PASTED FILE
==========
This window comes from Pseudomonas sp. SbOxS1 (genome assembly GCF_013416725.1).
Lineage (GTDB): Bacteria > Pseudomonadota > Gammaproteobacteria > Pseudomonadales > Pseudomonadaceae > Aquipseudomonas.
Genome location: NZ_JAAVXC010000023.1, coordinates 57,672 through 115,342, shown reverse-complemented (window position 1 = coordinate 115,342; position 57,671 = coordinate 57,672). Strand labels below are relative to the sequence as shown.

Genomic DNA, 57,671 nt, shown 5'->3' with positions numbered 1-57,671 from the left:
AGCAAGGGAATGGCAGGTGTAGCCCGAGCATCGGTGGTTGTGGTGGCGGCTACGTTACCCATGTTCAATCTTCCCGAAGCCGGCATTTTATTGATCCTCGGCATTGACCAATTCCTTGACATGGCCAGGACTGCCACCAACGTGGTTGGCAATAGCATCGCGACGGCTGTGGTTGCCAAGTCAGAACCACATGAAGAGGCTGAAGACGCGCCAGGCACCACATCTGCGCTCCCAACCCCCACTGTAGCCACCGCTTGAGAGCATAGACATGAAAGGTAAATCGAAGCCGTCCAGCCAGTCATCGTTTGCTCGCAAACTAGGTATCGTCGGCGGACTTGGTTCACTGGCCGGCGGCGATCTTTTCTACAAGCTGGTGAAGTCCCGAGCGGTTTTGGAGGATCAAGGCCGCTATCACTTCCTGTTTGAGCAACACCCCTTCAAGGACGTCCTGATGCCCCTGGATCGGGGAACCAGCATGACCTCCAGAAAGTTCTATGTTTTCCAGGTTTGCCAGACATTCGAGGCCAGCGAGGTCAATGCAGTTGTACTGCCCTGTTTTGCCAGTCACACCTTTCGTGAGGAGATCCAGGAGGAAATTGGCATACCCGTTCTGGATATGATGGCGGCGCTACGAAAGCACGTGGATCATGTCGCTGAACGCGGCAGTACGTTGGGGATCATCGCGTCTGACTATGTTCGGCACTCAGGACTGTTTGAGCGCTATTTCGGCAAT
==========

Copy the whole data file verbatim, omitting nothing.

This window comes from Pseudomonas sp. SbOxS1 (genome assembly GCF_013416725.1).
Lineage (GTDB): Bacteria > Pseudomonadota > Gammaproteobacteria > Pseudomonadales > Pseudomonadaceae > Aquipseudomonas.
Genome location: NZ_JAAVXC010000023.1, coordinates 57,672 through 115,342, shown reverse-complemented (window position 1 = coordinate 115,342; position 57,671 = coordinate 57,672). Strand labels below are relative to the sequence as shown.

Genomic DNA, 57,671 nt, shown 5'->3' with positions numbered 1-57,671 from the left:
AGCAAGGGAATGGCAGGTGTAGCCCGAGCATCGGTGGTTGTGGTGGCGGCTACGTTACCCATGTTCAATCTTCCCGAAGCCGGCATTTTATTGATCCTCGGCATTGACCAATTCCTTGACATGGCCAGGACTGCCACCAACGTGGTTGGCAATAGCATCGCGACGGCTGTGGTTGCCAAGTCAGAACCACATGAAGAGGCTGAAGACGCGCCAGGCACCACATCTGCGCTCCCAACCCCCACTGTAGCCACCGCTTGAGAGCATAGACATGAAAGGTAAATCGAAGCCGTCCAGCCAGTCATCGTTTGCTCGCAAACTAGGTATCGTCGGCGGACTTGGTTCACTGGCCGGCGGCGATCTTTTCTACAAGCTGGTGAAGTCCCGAGCGGTTTTGGAGGATCAAGGCCGCTATCACTTCCTGTTTGAGCAACACCCCTTCAAGGACGTCCTGATGCCCCTGGATCGGGGAACCAGCATGACCTCCAGAAAGTTCTATGTTTTCCAGGTTTGCCAGACATTCGAGGCCAGCGAGGTCAATGCAGTTGTACTGCCCTGTTTTGCCAGTCACACCTTTCGTGAGGAGATCCAGGAGGAAATTGGCATACCCGTTCTGGATATGATGGCGGCGCTACGAAAGCACGTGGATCATGTCGCTGAACGCGGCAGTACGTTGGGGATCATCGCGTCTGACTATGTTCGGCACTCAGGACTGTTTGAGCGCTATTTCGGCAAT